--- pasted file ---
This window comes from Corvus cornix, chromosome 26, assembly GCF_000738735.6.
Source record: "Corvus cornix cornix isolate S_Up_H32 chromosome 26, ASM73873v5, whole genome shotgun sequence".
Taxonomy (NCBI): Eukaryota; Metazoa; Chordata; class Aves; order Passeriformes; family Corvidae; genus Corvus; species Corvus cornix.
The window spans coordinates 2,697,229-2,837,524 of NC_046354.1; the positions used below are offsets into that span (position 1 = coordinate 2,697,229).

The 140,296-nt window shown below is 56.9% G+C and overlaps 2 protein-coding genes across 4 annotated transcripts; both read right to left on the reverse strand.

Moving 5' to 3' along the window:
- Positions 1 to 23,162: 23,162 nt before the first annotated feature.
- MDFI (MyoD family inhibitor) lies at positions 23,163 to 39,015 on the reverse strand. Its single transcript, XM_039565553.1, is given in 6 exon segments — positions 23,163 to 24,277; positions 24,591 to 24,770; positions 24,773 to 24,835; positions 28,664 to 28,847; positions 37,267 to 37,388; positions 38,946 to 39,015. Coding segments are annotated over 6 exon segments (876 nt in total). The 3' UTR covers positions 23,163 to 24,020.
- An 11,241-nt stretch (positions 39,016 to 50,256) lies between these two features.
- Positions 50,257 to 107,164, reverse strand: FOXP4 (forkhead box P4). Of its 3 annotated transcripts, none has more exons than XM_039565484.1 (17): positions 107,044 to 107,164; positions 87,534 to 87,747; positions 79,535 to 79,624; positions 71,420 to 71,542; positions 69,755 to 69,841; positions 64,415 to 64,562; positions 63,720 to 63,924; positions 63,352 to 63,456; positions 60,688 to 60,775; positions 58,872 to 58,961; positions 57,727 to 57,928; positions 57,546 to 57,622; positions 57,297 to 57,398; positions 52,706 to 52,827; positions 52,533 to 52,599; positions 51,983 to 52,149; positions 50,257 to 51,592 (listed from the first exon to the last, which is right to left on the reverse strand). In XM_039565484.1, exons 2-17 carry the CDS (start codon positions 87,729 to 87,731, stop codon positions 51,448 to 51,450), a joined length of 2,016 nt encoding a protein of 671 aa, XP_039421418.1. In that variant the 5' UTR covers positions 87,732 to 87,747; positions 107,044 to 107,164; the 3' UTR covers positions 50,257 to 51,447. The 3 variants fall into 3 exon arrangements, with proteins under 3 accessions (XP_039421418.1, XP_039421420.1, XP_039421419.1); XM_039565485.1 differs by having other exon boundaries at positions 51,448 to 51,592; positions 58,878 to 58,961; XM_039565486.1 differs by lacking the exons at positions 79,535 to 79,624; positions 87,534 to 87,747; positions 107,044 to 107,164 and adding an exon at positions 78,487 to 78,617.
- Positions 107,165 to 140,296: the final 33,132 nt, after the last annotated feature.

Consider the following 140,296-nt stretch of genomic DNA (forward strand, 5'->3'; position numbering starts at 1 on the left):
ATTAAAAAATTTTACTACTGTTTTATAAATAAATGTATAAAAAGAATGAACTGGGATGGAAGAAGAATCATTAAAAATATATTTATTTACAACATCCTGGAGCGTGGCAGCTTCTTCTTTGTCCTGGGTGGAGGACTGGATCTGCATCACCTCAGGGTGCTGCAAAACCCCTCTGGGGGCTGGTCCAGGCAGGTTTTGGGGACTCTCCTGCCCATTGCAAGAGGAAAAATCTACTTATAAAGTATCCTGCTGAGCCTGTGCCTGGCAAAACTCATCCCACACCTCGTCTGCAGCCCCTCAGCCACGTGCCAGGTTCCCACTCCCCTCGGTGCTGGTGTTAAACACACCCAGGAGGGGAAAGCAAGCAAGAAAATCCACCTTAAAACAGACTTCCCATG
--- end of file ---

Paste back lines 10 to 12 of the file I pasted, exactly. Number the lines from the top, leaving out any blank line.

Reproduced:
- Positions 50,257 to 107,164, reverse strand: FOXP4 (forkhead box P4). Of its 3 annotated transcripts, none has more exons than XM_039565484.1 (17): positions 107,044 to 107,164; positions 87,534 to 87,747; positions 79,535 to 79,624; positions 71,420 to 71,542; positions 69,755 to 69,841; positions 64,415 to 64,562; positions 63,720 to 63,924; positions 63,352 to 63,456; positions 60,688 to 60,775; positions 58,872 to 58,961; positions 57,727 to 57,928; positions 57,546 to 57,622; positions 57,297 to 57,398; positions 52,706 to 52,827; positions 52,533 to 52,599; positions 51,983 to 52,149; positions 50,257 to 51,592 (listed from the first exon to the last, which is right to left on the reverse strand). In XM_039565484.1, exons 2-17 carry the CDS (start codon positions 87,729 to 87,731, stop codon positions 51,448 to 51,450), a joined length of 2,016 nt encoding a protein of 671 aa, XP_039421418.1. In that variant the 5' UTR covers positions 87,732 to 87,747; positions 107,044 to 107,164; the 3' UTR covers positions 50,257 to 51,447. The 3 variants fall into 3 exon arrangements, with proteins under 3 accessions (XP_039421418.1, XP_039421420.1, XP_039421419.1); XM_039565485.1 differs by having other exon boundaries at positions 51,448 to 51,592; positions 58,878 to 58,961; XM_039565486.1 differs by lacking the exons at positions 79,535 to 79,624; positions 87,534 to 87,747; positions 107,044 to 107,164 and adding an exon at positions 78,487 to 78,617.
- Positions 107,165 to 140,296: the final 33,132 nt, after the last annotated feature.

Consider the following 140,296-nt stretch of genomic DNA (forward strand, 5'->3'; position numbering starts at 1 on the left):